2015-2016 Dr. William Zucker Entrepreneurial Intern Fellow
I found the position through sifting through many startup sites and startup job portals, specifically www.startupjobs.asia works well in Asia. I discovered through mass recruiting for all types of jobs that the startup culture suit my working style best, and allowed me to bring greatest value. I would advise students to really reflect on what working environment they enjoy – startups vary in size, flexibility of job scope, etc. depending on their size and stage of funding. Knowing what matters to you, your working style, and what skills you can bring to the table, is key to finding a good fit and thriving in a startup environment. Stay curious, and stay fearless. Cheers! I will be very honest and say that if you asked me at the beginning of the year, I wasn’t planning to work at a startup. I thought I wanted to work for a larger company, and recruited accordingly. Throughout the recruiting process however, I discovered a little more about what I enjoyed doing, and the working environment that I sought. I realized that I wanted to work in a small team, and be in a situation where I was able to work on multiple projects throughout the summer, and be able to see results quickly (within the time of my internship). While realizing all this, I decided to apply to work at a startup, because it sounded like an environment where I would thrive and learn a lot in a short period of time. I also wanted to get to know more people in the local startup scene in Singapore, and being a part of one was, I felt, the best way to make connections.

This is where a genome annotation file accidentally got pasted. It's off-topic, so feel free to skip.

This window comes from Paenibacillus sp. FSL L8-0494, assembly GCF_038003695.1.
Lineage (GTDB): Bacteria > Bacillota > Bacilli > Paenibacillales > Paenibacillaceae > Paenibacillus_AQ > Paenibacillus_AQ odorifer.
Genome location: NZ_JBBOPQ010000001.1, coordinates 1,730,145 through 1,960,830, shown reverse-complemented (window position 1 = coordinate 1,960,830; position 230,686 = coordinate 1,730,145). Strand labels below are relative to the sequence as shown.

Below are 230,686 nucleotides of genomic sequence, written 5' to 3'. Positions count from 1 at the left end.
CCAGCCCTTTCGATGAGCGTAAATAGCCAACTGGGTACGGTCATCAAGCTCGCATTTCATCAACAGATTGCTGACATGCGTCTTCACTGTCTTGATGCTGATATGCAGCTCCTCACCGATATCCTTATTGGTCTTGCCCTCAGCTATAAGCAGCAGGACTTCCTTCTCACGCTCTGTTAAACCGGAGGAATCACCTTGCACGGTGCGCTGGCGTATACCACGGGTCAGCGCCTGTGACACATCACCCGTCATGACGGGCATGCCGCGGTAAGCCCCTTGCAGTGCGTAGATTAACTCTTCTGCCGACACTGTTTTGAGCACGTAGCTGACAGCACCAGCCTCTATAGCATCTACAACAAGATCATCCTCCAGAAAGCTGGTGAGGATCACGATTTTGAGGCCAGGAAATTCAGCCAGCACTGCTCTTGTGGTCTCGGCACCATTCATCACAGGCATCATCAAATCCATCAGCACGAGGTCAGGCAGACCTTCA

Then begged the question – what kind of startup? I decided that I wanted to work for a startup of which I would be/was already a consumer – I quickly narrowed it to B2C companies. I wanted to be able to understand the company from all angles by the end of my experience, and the customer angle was very important to me. Having been involved in customer-centric design efforts the previous summer, I wanted to be front and center in thinking about product-market fit and designing products that would be useful to the consumer. I then narrowed it further down to a startup in the food ecosystem. I am personally very interested in food, all aspects of it. I decided it would be a “food-focused summer”, and I researched a few in the space. Having volunteered on a farm the summer before and learning more about organic food, I knew that I wanted to do something related to health and nutrition. I stumbled upon BoxGreen through this research, and realized it was perfect. In the US, I am a huge fan of the subscription box model, personally, as a consumer, having subscribed to NatureBox, Love With Food, Graze…and those were just the food-based ones. BoxGreen is an attempt to bring personalized healthy snacking to busy urbanites in Singapore. I loved that I had the opportunity to develop a concept that I believed in, and bring value to my home community.
I found BoxGreen on www.startupjobs.asia, which is pretty much the leading portal to find startup jobs in Asia (at least in Singapore). They were looking for a Business Development Intern, which was something I didn’t really know very much about. I sent in my resume through the portal, and after not getting a response for quite some time, I emailed the contact I found on the website directly. In this email I mentioned my experience as a consumer with the US food subscription boxes. The founder replied me within the day, and we were on a 1.5 hours Skype call. I demonstrated understanding of the company, the industry, and challenges the company could be facing, and we discussed informally what value I could bring.